“I never had a minute of on-air training,” said Lewis, a communications major. “My first pregame show with Al in 2013 was my first ever on air I had ever done. I was thrown into the fire right out of the gate.”

Being prepared

That doesn’t mean he doesn’t work now. Preparation continues non-stop through the grind of a Major League season.

“We’re a psychologist’s worst nightmare,” he said. “We get done with the game and turn on a West Coast game. I watch as much (baseball) as possible.”

He’ll focus on matchups to squirrel away for potential broadcasts. He gets to the ballpark by 3 p.m., visits the clubhouse. He chats with a player who might be featured on the show and maybe asks a question or two to manager Terry Francona. He reads reporters’ stories. He will gather as much information as possible for the 24 to 26 minutes he is on the air.

“From a preparation standpoint, it’s more details (to keep track of) than when I played. I have to be up on 30 teams instead of two. That’s kind of crazy to think about.”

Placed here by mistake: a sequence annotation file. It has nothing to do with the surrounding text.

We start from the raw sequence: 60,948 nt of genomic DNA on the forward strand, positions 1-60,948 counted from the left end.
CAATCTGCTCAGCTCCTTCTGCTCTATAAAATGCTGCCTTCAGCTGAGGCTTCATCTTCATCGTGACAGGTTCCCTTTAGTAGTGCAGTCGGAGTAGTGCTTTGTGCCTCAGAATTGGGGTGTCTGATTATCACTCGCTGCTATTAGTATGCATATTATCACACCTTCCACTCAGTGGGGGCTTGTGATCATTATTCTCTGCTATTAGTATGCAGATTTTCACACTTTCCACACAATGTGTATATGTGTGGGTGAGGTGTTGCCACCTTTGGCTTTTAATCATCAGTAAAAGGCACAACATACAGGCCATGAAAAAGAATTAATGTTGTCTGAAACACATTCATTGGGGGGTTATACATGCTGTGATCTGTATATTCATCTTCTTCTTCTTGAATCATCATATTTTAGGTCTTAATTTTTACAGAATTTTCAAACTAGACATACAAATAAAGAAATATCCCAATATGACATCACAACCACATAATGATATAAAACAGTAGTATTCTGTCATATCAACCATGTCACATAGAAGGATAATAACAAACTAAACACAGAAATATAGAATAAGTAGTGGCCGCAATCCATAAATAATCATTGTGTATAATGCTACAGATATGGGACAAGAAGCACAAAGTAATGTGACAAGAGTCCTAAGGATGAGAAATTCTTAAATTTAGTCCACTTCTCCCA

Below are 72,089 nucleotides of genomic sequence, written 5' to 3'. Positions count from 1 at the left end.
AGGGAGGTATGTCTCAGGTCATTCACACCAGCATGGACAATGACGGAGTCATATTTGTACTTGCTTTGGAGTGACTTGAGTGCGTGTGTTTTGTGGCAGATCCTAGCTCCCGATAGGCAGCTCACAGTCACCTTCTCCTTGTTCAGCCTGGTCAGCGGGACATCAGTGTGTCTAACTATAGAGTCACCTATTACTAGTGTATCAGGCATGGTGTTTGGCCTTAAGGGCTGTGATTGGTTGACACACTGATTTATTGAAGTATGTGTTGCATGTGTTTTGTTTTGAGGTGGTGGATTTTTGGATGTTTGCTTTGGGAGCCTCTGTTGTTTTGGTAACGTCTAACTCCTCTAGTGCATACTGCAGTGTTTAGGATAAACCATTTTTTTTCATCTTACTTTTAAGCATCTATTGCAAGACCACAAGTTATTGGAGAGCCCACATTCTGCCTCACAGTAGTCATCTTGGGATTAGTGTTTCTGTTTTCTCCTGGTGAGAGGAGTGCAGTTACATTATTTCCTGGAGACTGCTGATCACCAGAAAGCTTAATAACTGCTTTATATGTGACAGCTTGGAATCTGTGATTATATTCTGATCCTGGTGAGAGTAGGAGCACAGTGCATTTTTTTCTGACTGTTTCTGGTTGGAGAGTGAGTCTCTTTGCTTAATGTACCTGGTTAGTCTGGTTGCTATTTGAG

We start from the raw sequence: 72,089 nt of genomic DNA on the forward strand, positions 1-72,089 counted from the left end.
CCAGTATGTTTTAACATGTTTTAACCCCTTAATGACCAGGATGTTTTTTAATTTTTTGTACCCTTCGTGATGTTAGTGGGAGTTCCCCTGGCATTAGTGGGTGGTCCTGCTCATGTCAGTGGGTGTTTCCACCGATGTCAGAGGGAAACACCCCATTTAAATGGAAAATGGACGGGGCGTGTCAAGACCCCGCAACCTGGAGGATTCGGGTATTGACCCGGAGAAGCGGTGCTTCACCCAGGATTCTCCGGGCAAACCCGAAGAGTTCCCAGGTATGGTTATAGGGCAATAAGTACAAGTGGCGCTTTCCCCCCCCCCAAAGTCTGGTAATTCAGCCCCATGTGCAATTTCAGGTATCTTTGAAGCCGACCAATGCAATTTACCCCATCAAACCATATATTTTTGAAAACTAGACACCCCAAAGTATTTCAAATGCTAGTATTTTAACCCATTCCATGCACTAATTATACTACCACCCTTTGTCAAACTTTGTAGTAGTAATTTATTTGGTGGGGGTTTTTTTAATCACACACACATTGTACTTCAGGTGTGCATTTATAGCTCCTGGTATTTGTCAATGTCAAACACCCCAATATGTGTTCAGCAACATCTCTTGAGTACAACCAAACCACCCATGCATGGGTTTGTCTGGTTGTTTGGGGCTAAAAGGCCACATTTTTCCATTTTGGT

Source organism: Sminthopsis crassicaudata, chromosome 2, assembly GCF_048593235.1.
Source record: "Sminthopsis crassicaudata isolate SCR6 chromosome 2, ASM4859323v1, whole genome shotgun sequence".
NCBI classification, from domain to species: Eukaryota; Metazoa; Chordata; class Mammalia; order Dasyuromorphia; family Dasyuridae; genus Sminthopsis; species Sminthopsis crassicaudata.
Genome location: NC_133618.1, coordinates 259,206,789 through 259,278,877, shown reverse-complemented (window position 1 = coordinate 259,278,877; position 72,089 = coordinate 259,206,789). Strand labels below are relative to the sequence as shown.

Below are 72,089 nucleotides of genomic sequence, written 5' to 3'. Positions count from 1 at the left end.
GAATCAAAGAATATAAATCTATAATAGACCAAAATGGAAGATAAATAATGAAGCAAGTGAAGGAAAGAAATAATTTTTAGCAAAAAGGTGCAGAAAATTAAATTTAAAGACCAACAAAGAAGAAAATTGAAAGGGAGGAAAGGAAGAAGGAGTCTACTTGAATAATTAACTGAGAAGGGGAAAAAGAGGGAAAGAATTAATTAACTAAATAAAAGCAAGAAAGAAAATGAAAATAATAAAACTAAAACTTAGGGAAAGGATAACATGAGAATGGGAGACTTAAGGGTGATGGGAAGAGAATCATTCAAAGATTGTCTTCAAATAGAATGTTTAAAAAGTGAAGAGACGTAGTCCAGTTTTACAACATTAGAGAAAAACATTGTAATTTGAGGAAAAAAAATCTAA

Pitching, he said, requires a one-track mind. “I know what I’m good at, I know what the hitter is good at. Now, it’s being aware of what’s around the league,” he said, from streaks to tendencies.

“There’s a lot of pride when the team struggles. You have to tell the truth.... It’s great when things are going well. But when they’re not you have to do a constructive critique. That’s part of the job.”

And it’s one he has embraced.

“You couldn’t draw it up any better,” he said. “You feel like you’re going to play till your 40 and retire into the sunset. I’m 34. I feel like the Joe Nuxhall of broadcasting, citing another player-turned-broadcaster, who holds the record as youngest player ever in the Majors. In 1944, Nuxhall was 15 when he broke in.

“When the season is over it’s nice to decompress and let the brain get back to even,” Lewis said. That means golf, watching football, catching movies and spending time with girlfriend Alyssa Raymond, an anchor-reporter with WTHR in Indianapolis.

Raymond used to work at WKYC. Her colleague Betsy Kling introduced them at an Indians charity golf outing several years ago. Raymond left for a job in Pittsburgh before moving to Indianapolis.

“She’s originally from Pittsburgh and I’m from Cleveland, so we had to get over that,” he said.

Lewis recognizes how fortunate he is to be working in the city where he played and where his family is from.

“With more reps you get comfortable. It’s that connection with the team and the city. I got a chance to play here but also know these people,” he said.

“It makes it that more special.”
AP RADIO
Update hourly